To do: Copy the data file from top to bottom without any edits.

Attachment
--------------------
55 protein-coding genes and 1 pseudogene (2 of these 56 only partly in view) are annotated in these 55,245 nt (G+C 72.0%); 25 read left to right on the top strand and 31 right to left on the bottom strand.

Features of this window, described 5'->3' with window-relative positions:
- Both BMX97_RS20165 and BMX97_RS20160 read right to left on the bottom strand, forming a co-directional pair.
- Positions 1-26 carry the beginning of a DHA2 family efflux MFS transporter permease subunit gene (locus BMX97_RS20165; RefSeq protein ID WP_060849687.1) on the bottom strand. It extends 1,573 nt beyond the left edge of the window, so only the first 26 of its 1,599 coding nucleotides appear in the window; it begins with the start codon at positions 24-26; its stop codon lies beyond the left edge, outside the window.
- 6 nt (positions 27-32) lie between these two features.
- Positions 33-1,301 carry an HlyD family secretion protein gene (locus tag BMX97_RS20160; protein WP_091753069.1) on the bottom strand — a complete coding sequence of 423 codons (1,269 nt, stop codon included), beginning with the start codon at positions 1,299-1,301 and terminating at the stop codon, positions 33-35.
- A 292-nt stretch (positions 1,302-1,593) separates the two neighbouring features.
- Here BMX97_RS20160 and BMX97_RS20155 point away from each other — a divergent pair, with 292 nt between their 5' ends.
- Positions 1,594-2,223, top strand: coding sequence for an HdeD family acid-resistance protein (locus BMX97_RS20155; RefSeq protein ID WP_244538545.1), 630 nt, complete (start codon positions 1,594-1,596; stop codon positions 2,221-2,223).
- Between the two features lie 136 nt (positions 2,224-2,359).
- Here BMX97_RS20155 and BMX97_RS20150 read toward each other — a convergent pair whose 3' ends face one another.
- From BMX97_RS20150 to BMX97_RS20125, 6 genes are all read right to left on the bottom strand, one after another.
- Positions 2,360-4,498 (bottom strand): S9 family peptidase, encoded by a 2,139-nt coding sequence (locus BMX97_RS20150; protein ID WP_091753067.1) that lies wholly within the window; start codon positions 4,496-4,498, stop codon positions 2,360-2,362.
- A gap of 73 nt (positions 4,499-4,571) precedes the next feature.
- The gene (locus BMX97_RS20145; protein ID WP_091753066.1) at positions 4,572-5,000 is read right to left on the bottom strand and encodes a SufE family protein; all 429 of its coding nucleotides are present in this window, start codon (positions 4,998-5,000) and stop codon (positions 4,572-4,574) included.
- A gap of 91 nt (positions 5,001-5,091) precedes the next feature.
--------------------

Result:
55 protein-coding genes and 1 pseudogene (2 of these 56 only partly in view) are annotated in these 55,245 nt (G+C 72.0%); 25 read left to right on the top strand and 31 right to left on the bottom strand.

Features of this window, described 5'->3' with window-relative positions:
- Both BMX97_RS20165 and BMX97_RS20160 read right to left on the bottom strand, forming a co-directional pair.
- Positions 1-26 carry the beginning of a DHA2 family efflux MFS transporter permease subunit gene (locus BMX97_RS20165; RefSeq protein ID WP_060849687.1) on the bottom strand. It extends 1,573 nt beyond the left edge of the window, so only the first 26 of its 1,599 coding nucleotides appear in the window; it begins with the start codon at positions 24-26; its stop codon lies beyond the left edge, outside the window.
- 6 nt (positions 27-32) lie between these two features.
- Positions 33-1,301 carry an HlyD family secretion protein gene (locus tag BMX97_RS20160; protein WP_091753069.1) on the bottom strand — a complete coding sequence of 423 codons (1,269 nt, stop codon included), beginning with the start codon at positions 1,299-1,301 and terminating at the stop codon, positions 33-35.
- A 292-nt stretch (positions 1,302-1,593) separates the two neighbouring features.
- Here BMX97_RS20160 and BMX97_RS20155 point away from each other — a divergent pair, with 292 nt between their 5' ends.
- Positions 1,594-2,223, top strand: coding sequence for an HdeD family acid-resistance protein (locus BMX97_RS20155; RefSeq protein ID WP_244538545.1), 630 nt, complete (start codon positions 1,594-1,596; stop codon positions 2,221-2,223).
- Between the two features lie 136 nt (positions 2,224-2,359).
- Here BMX97_RS20155 and BMX97_RS20150 read toward each other — a convergent pair whose 3' ends face one another.
- From BMX97_RS20150 to BMX97_RS20125, 6 genes are all read right to left on the bottom strand, one after another.
- Positions 2,360-4,498 (bottom strand): S9 family peptidase, encoded by a 2,139-nt coding sequence (locus BMX97_RS20150; protein ID WP_091753067.1) that lies wholly within the window; start codon positions 4,496-4,498, stop codon positions 2,360-2,362.
- A gap of 73 nt (positions 4,499-4,571) precedes the next feature.
- The gene (locus BMX97_RS20145; protein ID WP_091753066.1) at positions 4,572-5,000 is read right to left on the bottom strand and encodes a SufE family protein; all 429 of its coding nucleotides are present in this window, start codon (positions 4,998-5,000) and stop codon (positions 4,572-4,574) included.
- A gap of 91 nt (positions 5,001-5,091) precedes the next feature.